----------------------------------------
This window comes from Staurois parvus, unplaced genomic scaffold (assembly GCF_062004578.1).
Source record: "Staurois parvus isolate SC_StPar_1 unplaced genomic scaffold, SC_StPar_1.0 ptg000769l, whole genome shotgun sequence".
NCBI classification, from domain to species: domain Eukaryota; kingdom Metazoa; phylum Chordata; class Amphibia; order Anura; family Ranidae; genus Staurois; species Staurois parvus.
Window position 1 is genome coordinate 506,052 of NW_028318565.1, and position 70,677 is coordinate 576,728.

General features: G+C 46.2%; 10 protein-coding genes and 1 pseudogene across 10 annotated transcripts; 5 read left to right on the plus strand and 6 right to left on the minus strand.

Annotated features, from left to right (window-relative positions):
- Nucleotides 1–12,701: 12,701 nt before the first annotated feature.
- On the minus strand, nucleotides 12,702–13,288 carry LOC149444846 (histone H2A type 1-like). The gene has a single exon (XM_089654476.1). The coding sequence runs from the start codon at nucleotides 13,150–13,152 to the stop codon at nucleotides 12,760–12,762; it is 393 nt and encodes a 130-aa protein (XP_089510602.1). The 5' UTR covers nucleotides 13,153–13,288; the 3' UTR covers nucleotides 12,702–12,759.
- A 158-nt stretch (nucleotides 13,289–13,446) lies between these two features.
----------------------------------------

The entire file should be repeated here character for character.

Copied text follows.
This window comes from Staurois parvus, unplaced genomic scaffold (assembly GCF_062004578.1).
Source record: "Staurois parvus isolate SC_StPar_1 unplaced genomic scaffold, SC_StPar_1.0 ptg000769l, whole genome shotgun sequence".
NCBI classification, from domain to species: domain Eukaryota; kingdom Metazoa; phylum Chordata; class Amphibia; order Anura; family Ranidae; genus Staurois; species Staurois parvus.
Window position 1 is genome coordinate 506,052 of NW_028318565.1, and position 70,677 is coordinate 576,728.

General features: G+C 46.2%; 10 protein-coding genes and 1 pseudogene across 10 annotated transcripts; 5 read left to right on the plus strand and 6 right to left on the minus strand.

Annotated features, from left to right (window-relative positions):
- Nucleotides 1–12,701: 12,701 nt before the first annotated feature.
- On the minus strand, nucleotides 12,702–13,288 carry LOC149444846 (histone H2A type 1-like). The gene has a single exon (XM_089654476.1). The coding sequence runs from the start codon at nucleotides 13,150–13,152 to the stop codon at nucleotides 12,760–12,762; it is 393 nt and encodes a 130-aa protein (XP_089510602.1). The 5' UTR covers nucleotides 13,153–13,288; the 3' UTR covers nucleotides 12,702–12,759.
- A 158-nt stretch (nucleotides 13,289–13,446) lies between these two features.